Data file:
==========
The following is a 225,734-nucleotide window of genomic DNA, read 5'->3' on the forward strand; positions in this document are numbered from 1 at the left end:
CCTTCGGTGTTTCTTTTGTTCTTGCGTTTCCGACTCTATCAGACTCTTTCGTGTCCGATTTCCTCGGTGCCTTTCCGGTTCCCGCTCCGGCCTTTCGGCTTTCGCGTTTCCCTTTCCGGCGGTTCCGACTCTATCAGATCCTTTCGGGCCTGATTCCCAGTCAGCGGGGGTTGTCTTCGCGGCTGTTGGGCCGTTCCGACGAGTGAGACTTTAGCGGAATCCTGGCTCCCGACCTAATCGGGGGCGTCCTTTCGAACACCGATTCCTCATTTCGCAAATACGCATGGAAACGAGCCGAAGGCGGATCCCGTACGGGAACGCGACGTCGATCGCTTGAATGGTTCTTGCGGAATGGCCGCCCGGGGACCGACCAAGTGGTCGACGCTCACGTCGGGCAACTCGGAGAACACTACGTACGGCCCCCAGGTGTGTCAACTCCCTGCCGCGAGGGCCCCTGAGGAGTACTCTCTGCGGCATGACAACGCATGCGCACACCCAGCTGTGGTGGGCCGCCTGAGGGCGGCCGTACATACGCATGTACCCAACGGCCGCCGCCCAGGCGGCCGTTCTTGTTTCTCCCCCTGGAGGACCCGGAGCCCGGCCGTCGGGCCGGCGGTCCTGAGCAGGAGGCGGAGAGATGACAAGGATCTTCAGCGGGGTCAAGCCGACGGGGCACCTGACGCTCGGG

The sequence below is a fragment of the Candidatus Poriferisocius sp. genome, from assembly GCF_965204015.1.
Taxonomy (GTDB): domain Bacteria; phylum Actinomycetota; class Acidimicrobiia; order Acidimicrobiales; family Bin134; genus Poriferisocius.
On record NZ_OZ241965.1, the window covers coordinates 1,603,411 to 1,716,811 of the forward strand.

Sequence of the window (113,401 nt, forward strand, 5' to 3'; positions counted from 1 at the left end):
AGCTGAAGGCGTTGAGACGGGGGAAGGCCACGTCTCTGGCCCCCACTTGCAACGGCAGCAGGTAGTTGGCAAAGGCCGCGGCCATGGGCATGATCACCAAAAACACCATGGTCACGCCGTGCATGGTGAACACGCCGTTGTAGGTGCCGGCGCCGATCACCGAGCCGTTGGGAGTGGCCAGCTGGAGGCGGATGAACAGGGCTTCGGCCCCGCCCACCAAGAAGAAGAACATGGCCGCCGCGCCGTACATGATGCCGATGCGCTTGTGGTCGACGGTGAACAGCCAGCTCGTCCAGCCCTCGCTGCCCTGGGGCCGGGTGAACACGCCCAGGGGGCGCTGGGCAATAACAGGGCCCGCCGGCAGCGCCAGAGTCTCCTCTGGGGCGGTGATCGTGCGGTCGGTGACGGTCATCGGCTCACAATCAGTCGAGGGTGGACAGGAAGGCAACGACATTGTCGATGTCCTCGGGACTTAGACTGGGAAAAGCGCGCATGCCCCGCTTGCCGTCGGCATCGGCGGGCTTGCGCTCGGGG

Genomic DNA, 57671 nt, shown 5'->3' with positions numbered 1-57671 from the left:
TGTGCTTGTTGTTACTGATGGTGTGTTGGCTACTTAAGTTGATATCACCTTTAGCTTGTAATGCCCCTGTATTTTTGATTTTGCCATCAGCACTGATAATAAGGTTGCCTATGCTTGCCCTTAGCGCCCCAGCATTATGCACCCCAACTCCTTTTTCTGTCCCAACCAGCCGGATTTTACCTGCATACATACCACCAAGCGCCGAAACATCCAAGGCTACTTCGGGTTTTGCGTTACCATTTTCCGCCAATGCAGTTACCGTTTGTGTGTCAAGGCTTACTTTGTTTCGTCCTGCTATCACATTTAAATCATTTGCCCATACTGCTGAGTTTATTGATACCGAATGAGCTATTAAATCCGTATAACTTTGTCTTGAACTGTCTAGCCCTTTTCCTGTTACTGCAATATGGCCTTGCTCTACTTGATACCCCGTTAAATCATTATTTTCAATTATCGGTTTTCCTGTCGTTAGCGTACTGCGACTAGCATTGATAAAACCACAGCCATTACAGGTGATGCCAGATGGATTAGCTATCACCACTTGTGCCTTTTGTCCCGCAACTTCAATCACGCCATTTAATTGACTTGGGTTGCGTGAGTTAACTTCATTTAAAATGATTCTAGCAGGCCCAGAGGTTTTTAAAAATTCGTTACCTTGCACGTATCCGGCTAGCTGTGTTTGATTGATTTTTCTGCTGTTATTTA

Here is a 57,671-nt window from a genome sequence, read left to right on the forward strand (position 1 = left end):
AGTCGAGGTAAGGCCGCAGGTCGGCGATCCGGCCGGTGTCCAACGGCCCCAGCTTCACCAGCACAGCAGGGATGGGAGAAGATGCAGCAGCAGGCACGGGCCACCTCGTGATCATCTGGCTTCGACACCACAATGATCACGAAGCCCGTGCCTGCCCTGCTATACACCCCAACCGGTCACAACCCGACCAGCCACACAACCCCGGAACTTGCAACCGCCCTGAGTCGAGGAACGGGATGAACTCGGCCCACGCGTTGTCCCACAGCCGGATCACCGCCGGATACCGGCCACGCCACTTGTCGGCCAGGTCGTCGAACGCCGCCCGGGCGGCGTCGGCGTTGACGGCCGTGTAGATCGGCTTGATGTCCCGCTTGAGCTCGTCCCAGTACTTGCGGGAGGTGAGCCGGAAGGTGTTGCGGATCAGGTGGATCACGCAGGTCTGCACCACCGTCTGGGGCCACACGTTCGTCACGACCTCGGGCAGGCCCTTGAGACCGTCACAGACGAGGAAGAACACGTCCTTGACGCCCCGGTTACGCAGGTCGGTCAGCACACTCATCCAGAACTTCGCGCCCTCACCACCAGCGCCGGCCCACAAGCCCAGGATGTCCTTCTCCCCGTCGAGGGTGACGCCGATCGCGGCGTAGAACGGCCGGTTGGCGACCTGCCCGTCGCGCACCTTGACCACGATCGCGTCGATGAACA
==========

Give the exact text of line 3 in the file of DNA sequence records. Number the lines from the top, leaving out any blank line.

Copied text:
The sequence below is a fragment of the Candidatus Poriferisocius sp. genome, from assembly GCF_965204015.1.